DNAM-1-mediated signaling contributes to tumoricidal activity of NK cells, leading us to reason that cell surface expression of the DNAM-1 ligands Necl5 and Nectin2 may diminish over this time period. Because the expression of Nectin2 was significantly less than that of Necl5 in B16F10 melanoma cells, we focused on Necl5. As anticipated, cell surface expression of Necl5 was markedly decreased in tumor cells isolated from the lungs 24 hr after injection (Figure 6A and B). To explore the basis for this change, we expressed a recombinant Necl5 fused extracellularly to the mScarlet fluorescent protein and intracellularly to the mNeonGreen fluorescent protein (Figure 6C). The ratio of extracellular mScarlet versus intracellular mNeonGreen was markedly reduced in 24 hr, indicating loss of extracellular domain, possibly by cleavage or shedding (Figure 6D and E). A clue to the mechanism of this Necl5 loss came from evidence that inhibition of serine proteases in the coagulation cascade has anti-tumor effects in rodent models and human patients (Francisco and Palumbo, 2019; Nierodzik and Karpatkin, 2006). Warfarin, an anti-vitamin K drug, potently accelerated the acute elimination of tumor cells (Figure 6F). Similarly, specific inhibitors of factor Xa and thrombin, edoxaban, and dabigatran etexilate, respectively, also promoted the elimination of tumor cells (Figure 6G and H). Notably, dabigatran etexilate did not have significant effect in αAGM1-treated mice (Figure 6H), indicating that the anti-metastatic effect is mediated by NK cells. In agreement with these functional results, thrombin cleaved off the extracellular domain of Necl5 from tumor cells in vitro (Figure 6I), and dabigatran etexilate suppressed the cleavage of mScarlet-tagged Necl5 in vivo (Figure 6I and J). Since dabigatran etexilate-treated mice often suffered from bleeding, we used edoxaban to address the long-term effect. The mice treated with edoxaban eliminated tumor cells almost completely, supporting the idea that the suppression of Necl5 cleavage promotes the elimination of disseminated tumor cells by NK cells (Figure 6—figure supplement 1). Several mechanisms have been proposed for coagulation cascade-mediated NK cell inhibition (Francisco and Palumbo, 2019), including that platelet-tumor aggregates physically protect tumor cells from NK cells (Cluxton et al., 2019; Nierodzik and Karpatkin, 2006). However, we rarely observed microthrombi around the disseminated tumor cells, even when a microthrombus was easily induced by laser ablation in the vicinity of the tumor cell (Figure 6—figure supplement 2 and Figure 6—video 1). Considering the role of platelets as the platform for coagulation factors, platelets may play a pro-metastatic role by promoting thrombin activation and thereby Necl5 shedding from the metastatic tumor cells.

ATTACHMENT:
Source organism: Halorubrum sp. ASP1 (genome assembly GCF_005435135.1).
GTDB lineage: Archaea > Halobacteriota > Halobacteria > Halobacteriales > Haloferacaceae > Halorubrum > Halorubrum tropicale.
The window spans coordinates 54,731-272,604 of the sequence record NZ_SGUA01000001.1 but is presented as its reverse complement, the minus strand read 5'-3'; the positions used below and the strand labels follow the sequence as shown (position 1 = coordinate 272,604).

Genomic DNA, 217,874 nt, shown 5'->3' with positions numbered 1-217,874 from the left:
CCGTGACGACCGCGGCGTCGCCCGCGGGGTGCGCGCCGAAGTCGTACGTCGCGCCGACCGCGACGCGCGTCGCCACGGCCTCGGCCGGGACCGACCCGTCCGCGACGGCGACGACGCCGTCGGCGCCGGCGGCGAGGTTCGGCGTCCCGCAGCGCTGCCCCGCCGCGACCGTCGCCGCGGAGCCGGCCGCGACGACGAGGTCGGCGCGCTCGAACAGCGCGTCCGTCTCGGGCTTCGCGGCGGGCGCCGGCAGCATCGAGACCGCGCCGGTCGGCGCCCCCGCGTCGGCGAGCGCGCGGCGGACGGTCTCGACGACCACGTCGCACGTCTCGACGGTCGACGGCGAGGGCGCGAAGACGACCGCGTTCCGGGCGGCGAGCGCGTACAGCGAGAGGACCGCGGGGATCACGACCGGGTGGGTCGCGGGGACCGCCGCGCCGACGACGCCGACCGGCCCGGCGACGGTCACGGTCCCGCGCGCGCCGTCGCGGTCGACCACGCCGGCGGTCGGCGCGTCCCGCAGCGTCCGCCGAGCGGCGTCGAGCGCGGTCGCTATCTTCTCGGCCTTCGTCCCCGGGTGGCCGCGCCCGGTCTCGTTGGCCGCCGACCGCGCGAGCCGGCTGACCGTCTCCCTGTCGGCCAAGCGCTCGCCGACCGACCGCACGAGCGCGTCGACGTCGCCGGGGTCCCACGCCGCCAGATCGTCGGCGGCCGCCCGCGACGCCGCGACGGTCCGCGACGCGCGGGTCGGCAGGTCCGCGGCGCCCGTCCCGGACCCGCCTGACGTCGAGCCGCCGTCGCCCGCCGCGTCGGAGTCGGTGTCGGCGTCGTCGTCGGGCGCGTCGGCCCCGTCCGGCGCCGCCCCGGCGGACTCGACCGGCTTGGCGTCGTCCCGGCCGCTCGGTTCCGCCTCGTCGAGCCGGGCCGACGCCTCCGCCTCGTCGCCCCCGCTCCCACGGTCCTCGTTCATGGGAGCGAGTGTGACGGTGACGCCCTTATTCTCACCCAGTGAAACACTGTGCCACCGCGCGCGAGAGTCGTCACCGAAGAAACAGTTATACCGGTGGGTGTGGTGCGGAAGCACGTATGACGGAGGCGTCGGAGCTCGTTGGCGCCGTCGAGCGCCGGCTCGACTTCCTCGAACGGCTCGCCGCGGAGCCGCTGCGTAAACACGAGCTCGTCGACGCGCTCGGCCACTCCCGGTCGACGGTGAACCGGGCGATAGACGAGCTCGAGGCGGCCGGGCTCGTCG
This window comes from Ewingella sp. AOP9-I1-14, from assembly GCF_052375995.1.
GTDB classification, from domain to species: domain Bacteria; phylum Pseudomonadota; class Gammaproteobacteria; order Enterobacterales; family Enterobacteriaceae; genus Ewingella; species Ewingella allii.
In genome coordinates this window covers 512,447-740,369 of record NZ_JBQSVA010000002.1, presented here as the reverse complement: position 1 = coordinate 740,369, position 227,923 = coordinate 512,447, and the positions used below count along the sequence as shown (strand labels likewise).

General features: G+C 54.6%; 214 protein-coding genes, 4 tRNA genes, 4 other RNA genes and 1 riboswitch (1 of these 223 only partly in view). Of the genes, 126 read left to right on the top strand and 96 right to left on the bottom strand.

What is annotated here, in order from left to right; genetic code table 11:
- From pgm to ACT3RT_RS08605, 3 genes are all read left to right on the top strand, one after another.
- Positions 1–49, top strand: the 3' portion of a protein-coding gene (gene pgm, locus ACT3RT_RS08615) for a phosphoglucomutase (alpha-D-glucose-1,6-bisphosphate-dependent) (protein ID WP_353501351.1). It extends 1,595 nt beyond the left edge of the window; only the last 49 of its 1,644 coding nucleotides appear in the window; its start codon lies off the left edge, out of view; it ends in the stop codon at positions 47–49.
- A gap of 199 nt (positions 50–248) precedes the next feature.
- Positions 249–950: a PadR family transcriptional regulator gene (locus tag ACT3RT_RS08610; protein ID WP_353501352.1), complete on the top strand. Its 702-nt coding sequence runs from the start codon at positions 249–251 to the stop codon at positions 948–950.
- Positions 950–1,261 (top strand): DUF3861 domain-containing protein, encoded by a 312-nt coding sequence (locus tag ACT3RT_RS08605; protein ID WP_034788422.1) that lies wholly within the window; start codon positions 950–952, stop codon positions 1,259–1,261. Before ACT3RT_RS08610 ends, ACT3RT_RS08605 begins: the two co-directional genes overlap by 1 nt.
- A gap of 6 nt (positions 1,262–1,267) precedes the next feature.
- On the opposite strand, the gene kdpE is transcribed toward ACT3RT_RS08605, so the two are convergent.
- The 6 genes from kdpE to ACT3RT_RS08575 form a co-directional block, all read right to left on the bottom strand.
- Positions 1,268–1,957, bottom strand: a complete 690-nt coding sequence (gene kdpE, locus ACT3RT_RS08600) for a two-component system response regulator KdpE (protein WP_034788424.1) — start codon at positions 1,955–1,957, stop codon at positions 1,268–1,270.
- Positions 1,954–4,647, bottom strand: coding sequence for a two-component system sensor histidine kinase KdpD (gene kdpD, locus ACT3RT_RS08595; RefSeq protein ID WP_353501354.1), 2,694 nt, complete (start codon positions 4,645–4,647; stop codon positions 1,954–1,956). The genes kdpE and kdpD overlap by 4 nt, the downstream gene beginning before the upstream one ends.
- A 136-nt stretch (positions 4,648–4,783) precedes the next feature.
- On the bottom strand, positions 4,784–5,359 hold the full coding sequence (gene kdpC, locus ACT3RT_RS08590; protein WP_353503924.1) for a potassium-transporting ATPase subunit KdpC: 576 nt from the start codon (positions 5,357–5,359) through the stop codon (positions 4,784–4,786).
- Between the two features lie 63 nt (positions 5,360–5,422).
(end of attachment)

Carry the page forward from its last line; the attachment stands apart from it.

Figure 6 with 4 supplements see all